Even in the cooler weather we are aiming to spend a minimum of three hours a day outdoors. We do this by exploring our backyard, our neighbourhood, our local park and forest areas and the nature reserve. Taking learning outdoors is important and learning in situ is important. There is no better place to learn about nature, about tree and flowers, about wind and rain, than outdoors. While I am very much in favour of free play and roaming around outdoors, it's nice to have a few tools and materials for the children to use too.
Here are a few tools we use to engage our children outdoors and expand their learning opportunities. This Outdoor Learning or Forest Explorer Kit is aimed at younger children, from around two and a half to four years.
- Large Magnifying Glass - my toddler is obsessed with his magnifying glass.
- Travel Flower Press - to press flowers while out in the field. The travel flower press holds together with elastic so it's easier for the young child to use, a toddler will still need assistance.
- Small Clipboard or Note Paper - I really like to encourage writing, drawing, mark making outside, it's where nature study begins!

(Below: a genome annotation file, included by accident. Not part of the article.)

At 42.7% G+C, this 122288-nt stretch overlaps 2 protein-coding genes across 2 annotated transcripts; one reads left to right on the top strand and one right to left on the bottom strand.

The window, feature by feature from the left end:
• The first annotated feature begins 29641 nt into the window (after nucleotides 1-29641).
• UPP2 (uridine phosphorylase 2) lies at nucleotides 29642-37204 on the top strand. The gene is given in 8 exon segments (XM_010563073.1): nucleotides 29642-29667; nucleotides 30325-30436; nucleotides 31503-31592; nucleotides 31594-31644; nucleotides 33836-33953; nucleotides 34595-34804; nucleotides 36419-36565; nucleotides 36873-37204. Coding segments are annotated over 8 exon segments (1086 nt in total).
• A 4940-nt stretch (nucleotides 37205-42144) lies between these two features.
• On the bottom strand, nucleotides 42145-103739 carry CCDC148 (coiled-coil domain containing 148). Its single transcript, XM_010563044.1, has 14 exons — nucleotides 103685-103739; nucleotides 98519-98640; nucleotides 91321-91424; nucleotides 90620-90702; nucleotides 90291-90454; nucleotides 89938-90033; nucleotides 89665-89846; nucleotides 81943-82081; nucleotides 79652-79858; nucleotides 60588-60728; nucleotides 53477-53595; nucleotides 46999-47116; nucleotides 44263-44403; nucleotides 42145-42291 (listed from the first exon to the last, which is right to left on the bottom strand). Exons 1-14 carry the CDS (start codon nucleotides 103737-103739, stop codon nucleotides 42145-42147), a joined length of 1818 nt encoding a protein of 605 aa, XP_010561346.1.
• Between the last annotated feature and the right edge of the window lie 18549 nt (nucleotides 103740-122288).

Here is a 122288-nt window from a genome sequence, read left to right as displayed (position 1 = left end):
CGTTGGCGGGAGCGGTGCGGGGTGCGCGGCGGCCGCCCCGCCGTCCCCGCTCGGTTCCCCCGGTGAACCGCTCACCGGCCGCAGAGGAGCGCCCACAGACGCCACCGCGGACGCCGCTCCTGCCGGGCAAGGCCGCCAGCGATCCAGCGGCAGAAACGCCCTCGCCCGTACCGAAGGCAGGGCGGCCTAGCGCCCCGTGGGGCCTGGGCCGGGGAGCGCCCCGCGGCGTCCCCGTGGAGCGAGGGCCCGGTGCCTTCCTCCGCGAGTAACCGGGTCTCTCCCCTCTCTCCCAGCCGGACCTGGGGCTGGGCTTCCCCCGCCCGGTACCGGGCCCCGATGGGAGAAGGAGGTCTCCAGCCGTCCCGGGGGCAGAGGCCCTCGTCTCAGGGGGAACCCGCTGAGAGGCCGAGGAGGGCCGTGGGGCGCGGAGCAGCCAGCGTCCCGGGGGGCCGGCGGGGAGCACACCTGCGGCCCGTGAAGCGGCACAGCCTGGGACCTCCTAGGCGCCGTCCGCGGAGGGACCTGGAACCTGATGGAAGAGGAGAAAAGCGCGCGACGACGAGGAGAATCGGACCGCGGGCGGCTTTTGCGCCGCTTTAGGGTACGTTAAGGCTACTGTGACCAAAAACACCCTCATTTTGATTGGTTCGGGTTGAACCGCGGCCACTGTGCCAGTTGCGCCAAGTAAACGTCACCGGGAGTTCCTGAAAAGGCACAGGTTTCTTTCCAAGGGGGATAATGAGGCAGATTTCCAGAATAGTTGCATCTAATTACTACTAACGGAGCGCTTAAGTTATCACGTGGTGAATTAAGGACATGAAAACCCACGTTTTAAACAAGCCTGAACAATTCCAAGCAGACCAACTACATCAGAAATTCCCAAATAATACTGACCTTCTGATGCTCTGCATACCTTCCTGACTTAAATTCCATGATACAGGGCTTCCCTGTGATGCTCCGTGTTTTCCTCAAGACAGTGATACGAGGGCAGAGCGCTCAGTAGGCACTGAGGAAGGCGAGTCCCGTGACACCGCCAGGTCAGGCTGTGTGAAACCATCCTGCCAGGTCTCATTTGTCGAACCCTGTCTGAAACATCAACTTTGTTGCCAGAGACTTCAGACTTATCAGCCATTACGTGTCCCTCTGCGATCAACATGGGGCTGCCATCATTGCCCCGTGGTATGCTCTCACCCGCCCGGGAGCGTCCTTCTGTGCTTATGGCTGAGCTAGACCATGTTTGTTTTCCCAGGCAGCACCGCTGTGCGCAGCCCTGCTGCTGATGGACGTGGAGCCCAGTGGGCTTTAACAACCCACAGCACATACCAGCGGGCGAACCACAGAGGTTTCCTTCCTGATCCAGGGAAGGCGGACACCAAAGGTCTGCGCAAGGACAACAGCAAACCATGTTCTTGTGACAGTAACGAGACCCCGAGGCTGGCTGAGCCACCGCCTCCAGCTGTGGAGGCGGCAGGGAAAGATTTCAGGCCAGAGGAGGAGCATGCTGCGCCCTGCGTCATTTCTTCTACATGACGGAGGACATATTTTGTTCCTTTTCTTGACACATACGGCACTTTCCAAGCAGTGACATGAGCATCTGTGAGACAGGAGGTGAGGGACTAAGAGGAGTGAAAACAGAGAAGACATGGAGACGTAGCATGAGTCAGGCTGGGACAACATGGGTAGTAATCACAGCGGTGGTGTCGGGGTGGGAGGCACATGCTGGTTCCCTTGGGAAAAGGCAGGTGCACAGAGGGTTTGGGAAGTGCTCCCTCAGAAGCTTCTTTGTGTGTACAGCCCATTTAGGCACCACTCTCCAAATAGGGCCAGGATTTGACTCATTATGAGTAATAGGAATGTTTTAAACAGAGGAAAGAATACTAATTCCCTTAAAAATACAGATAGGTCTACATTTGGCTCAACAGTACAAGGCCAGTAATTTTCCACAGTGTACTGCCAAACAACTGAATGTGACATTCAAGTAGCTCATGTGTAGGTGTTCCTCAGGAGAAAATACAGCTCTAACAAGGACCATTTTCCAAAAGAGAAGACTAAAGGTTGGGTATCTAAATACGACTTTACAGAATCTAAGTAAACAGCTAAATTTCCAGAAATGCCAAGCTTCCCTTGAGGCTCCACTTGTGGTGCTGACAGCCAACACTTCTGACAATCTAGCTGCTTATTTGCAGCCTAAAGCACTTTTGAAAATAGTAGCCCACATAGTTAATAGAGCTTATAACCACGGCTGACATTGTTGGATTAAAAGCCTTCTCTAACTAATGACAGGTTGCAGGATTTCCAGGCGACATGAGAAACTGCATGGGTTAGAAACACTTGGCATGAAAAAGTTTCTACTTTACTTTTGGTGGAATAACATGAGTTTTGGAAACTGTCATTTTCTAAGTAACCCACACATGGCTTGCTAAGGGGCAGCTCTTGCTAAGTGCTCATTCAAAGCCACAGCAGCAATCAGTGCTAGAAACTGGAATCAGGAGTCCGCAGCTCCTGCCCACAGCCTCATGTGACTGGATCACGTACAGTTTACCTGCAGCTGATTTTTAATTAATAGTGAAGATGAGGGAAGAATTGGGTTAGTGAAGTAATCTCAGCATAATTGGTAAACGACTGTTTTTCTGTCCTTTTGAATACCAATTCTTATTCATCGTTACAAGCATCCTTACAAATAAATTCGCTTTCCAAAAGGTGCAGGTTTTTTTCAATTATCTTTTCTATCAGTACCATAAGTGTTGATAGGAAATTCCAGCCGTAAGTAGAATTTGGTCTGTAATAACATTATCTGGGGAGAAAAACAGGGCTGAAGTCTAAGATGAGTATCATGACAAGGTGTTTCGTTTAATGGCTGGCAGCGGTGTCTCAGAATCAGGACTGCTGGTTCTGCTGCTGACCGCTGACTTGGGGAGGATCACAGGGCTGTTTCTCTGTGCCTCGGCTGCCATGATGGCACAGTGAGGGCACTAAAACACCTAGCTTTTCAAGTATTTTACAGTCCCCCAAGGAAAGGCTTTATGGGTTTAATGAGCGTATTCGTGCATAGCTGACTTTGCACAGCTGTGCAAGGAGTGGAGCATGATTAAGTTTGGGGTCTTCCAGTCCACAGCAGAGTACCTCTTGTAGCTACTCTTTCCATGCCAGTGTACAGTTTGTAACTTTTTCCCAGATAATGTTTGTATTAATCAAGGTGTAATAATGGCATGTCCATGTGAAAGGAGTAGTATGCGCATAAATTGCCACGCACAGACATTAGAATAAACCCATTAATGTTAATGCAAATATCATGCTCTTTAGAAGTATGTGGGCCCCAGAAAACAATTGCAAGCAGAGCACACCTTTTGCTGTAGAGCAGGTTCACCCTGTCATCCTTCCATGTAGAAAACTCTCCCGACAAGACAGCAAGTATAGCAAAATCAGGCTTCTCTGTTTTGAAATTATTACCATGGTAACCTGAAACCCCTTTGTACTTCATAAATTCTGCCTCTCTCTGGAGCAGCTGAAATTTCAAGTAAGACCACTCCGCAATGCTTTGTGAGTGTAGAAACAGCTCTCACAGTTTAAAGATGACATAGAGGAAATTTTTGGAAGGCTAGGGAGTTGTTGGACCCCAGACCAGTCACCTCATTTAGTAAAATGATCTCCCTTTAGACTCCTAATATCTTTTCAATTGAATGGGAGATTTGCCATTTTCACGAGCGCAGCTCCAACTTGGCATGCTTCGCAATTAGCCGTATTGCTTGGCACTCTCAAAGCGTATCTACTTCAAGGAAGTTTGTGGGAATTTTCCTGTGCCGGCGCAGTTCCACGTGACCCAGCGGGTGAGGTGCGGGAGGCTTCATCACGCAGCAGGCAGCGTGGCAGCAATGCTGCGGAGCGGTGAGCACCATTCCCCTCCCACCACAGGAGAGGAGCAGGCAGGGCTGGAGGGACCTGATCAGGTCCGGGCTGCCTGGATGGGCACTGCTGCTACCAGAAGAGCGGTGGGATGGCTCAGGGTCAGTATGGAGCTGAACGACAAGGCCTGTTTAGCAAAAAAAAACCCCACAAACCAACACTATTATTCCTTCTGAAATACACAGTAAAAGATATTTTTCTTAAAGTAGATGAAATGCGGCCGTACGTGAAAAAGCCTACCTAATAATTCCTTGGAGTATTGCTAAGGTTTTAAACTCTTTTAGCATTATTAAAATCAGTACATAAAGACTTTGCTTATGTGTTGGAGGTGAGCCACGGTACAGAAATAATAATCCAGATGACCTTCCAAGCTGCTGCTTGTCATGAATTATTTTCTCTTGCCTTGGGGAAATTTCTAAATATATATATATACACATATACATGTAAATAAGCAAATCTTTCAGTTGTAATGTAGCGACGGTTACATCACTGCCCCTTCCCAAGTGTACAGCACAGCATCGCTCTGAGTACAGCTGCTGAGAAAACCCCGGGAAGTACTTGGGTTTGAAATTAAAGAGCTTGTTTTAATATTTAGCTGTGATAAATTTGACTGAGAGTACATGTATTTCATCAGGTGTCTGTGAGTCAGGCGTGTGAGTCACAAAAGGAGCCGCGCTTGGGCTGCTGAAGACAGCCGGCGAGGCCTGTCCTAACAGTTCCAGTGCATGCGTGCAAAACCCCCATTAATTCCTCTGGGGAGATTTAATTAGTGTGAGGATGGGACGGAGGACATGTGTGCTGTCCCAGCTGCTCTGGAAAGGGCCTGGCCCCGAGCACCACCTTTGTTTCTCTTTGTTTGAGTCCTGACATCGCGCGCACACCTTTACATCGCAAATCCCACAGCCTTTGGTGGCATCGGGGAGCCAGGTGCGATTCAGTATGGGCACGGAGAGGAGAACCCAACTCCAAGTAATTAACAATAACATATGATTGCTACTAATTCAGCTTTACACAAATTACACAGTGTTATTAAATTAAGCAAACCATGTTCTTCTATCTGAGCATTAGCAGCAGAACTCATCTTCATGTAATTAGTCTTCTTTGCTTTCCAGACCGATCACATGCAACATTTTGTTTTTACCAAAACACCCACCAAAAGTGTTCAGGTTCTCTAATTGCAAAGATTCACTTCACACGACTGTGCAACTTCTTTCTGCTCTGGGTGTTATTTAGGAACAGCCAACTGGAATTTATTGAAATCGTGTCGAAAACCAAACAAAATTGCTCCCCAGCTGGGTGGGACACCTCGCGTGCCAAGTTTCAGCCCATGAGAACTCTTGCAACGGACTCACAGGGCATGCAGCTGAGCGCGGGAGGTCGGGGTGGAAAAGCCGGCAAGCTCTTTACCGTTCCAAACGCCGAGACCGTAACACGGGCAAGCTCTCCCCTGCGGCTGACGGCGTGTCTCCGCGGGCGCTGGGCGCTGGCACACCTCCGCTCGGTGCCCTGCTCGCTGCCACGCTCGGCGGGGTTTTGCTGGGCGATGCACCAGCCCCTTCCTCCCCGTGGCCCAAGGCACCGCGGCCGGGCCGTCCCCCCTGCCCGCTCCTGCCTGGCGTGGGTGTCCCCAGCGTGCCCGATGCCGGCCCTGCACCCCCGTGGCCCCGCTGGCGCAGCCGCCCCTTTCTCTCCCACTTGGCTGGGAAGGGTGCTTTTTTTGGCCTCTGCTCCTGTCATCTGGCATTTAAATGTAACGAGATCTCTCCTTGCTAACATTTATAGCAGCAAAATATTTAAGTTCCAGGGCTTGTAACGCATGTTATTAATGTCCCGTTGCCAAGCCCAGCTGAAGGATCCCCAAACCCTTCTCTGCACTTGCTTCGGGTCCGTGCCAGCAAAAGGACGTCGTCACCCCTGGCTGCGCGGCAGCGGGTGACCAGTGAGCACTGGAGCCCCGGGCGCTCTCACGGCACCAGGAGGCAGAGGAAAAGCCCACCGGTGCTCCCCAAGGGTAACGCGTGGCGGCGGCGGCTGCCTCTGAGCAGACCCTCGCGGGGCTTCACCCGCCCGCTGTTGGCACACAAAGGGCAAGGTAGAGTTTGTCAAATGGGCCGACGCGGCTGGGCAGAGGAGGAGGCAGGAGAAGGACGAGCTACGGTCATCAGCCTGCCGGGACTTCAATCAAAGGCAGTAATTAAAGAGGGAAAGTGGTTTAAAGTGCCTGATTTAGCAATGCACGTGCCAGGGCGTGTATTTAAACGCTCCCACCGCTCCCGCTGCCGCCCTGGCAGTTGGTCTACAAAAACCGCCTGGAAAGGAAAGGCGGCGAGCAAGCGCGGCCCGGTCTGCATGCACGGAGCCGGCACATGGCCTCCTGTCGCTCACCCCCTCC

- Pencils or Crayons - keep them in a little travel tin or pencil case.
- Scavenger Hunt or Go Find It Cards - pictured is Go Find It Too. Perfect for a two year old+.
- Bug Catcher/Bug Viewers
- Bug Tongs and Tweezers - for picking up little treasures.
- Travel Water Colour Paint Set - be sure to add a jar for water. This one is high quality and easy to take out and about.
- Small Jars and Muslin Bags - for collecting, a small bag is good for collecting things like pinecones or conkers!
- Small White Tray - this is good for placing samples for further study, the white tray provides a good clean and clear background. Even for looking at things like worms, leaves, it's easier to see the detail with the white background.
For older children (around four years+), in addition to the above we can also consider:
- Children's Binoculars
- Field Guides and ID Charts - prepare this for the child if you know what you might see, think trees or flowers or birds you usually/often see in the area.
- Whittling Knife
- Palm Drills
- Instant Camera - or a child friendly digital camera.
- Envelope - for holding any photographs taken.
- Torch or Head Lamp
- Pond Dipping Net and Supplies
- Nature Journal
Depending on the conditions, remember to take hats, child safe sunscreen, insect repellant, snacks and water!
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